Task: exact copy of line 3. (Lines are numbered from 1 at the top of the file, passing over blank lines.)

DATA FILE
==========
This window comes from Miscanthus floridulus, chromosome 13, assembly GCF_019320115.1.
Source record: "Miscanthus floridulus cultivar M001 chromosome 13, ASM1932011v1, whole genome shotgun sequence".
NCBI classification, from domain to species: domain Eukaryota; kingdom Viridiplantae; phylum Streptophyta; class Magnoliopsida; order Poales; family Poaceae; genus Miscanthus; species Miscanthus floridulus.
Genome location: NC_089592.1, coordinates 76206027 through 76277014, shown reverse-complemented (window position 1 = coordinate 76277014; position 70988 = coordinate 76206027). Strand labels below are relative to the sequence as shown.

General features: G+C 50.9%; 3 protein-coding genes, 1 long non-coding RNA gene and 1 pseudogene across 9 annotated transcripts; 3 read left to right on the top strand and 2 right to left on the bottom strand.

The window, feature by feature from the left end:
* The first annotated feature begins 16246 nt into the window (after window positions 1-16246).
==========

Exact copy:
NCBI classification, from domain to species: domain Eukaryota; kingdom Viridiplantae; phylum Streptophyta; class Magnoliopsida; order Poales; family Poaceae; genus Miscanthus; species Miscanthus floridulus.